6. 6. Spreading Awareness among Workers Maximum awareness can be created while surveying each household. Awareness programs may be organized at the place of work itself (e.g. construction work sites, market places in the case of street vendors etc.), these programmes will be organised by the facilitation centre under the jurisdiction of which lies the area. Care will be taken so that the timing of the awareness programmes does not conflict with the worker’s working time. Lunch intervals and holidays can be utilised for increasing awareness Diversified means for awareness-building like electronic media ,newspapers wall writings hoardings in regional languages etc. for spreading awareness can be proved very useful. The workers will be encouraged to go the nearest WFC and get themselves registered . Identification Workers in the unorganised sectors may be mentally not inclined to undergo the hassles for availing the benefits of the schemes, being poor, illiterate and belonging to lower strata of the society may not have the mental and physical courage to demand for their entitlements. This situation leads to the need for persuading, encouraging and providing legal aid and assistance to such people. It’s the job of aggregators and WFC to arrange a proper team to survey the households and collect all relevant data of households depending on the unorganised sector for their livelihood, within the jurisdiction of that WFC. For the purpose of survey help of NGO’s can be taken, facilitation centres can hire some school or college students or people from local areas, who are willing to do such works, for the purpose and should divide the work to avoid imposing pressure on the students and affecting their studies. Surveys will be conducted in the phased manner gradually covering the entire area under the jurisdiction of that Workers’ facilitation centre (WFC). The job of persuasion and encouragement will be done while surveying and at awareness programs .
  7. 7. Worker’s registration at WFC Updation of member wise contribution details to fund manager Aggregators will go to doorsteps and collect contributions. Money submitted to WFC Smart card and amount details will be captured in POS and receipt will be issued. Money Deposition into fund manger A/C in Bank/Post Office. •Link between workers and schemes. •Equipped and funded to take undertake registration, information dissemination, education and delivery of essential social security packages as well as handling grievances •Spreading awareness among the workers and enrolling them as beneficiaries of the schemes. •Monetary transactions under various schemes will be done through WFC. •To collect information and statistics by conducting surveys at regular intervals. •Proper mechanism of grievance redressal - Workers have to file complaints against exploitation, unethical payments etc. •To constitute employment exchange for workers. - In changing economy widespread employments are available, WFC will try to get someone a better job. •Marketing linkages to the workers especially-craftsmen, pottery makers, artisans, weavers, sculptors etc.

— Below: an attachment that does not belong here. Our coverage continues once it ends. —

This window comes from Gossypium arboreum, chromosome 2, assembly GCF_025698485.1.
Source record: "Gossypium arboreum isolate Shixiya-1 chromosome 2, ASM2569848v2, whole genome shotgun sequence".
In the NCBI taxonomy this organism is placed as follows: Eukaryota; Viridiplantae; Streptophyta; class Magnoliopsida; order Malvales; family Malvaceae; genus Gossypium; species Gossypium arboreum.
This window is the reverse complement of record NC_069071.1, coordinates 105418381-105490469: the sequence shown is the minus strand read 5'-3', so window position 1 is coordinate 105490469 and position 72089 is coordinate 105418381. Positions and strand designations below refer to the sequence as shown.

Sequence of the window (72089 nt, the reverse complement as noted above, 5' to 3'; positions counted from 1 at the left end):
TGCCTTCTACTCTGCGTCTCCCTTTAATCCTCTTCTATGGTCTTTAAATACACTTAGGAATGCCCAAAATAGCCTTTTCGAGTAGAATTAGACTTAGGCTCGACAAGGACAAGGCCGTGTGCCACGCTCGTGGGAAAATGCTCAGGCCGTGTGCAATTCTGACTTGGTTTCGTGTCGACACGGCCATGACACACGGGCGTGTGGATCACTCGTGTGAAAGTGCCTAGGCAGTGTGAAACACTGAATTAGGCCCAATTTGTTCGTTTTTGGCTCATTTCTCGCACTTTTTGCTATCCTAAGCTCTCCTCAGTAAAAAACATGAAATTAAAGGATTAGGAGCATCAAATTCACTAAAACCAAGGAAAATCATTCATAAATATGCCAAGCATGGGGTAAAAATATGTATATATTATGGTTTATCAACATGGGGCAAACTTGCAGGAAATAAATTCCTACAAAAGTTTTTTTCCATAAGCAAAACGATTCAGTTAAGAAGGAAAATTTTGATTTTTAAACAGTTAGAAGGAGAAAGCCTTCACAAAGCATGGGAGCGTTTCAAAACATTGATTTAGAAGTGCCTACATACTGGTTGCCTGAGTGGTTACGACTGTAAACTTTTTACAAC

8. 8. Registration • Workers get themselves registered at near-by WFC. • Once surveyed workers will not be asked for documents such as birth certificates, identity proofs etc. • Workers will be provided with bio- metric enabled smart card containing their fingerprints and photographs as their identity proof containing a unique identification number. Same identity card will be valid in every state (this will be helpful especially for migrant workers, who represent almost 20% of the unorganised sector). • Migrant workers will be registered at their native place and the home state will take the responsibility of providing social security to them. Aggregators • It will comprise various SHGs, NGOs, public sector insurance companies , registered workers unions, civil society organizations, different educational institutions and any other category as identified by NSSA. ROLE • Management of WFC at block level. Reaching doorsteps each households for survey and collecting relevant information about households and spreading awareness. • Try to unionize the working class wherein union leader will be the facilitator and union office would be facilitation centre to educate working class about their rights, duties and availability of various government welfare schemes . • This approach will lead to formation of Trade Unions in association with SHGs of Unorganized Workers, where worker would get platform to raise their voices and regain dignity.
  9. 9. The current coverage provided for natural death under current life insurance schemes is ` 30,000 which according to the “human capital calculations” does not provide adequate cover for even a 50 year old in the lowest income quintile. Each Individual will be informed that life insurance cover under social security ensures only a minimum human capital cover. It must be the duty of the facilitators to inform the beneficiary about the value of her/his human capital. By two approaches:- • The actuarially fair premium-Based on market mortality rates laid out by IRDA, the actuarially fair premium for AABY-JBY is `86. . • The market price for life insurance- Based on price points provided by the financial services firm, price for an actual life and accident cover similar to that by AABY-JBY is ` 123. As the claims ratio indicates, premium appears too high for the extent of cover provided.Hence, there is a need of opening up the product premium for competitive bidding from life insurance companies in the market, similar to the model currently followed by Rashtriya Swasthya Bima Yojana (RSBY) for health insurance. Fig 2: Incidence ratio 1 for AABY/JBY (As per actuarial table published by IRDA) Fig 3: Claims ratio 2 for AABY/JBY (Andhra Pradesh)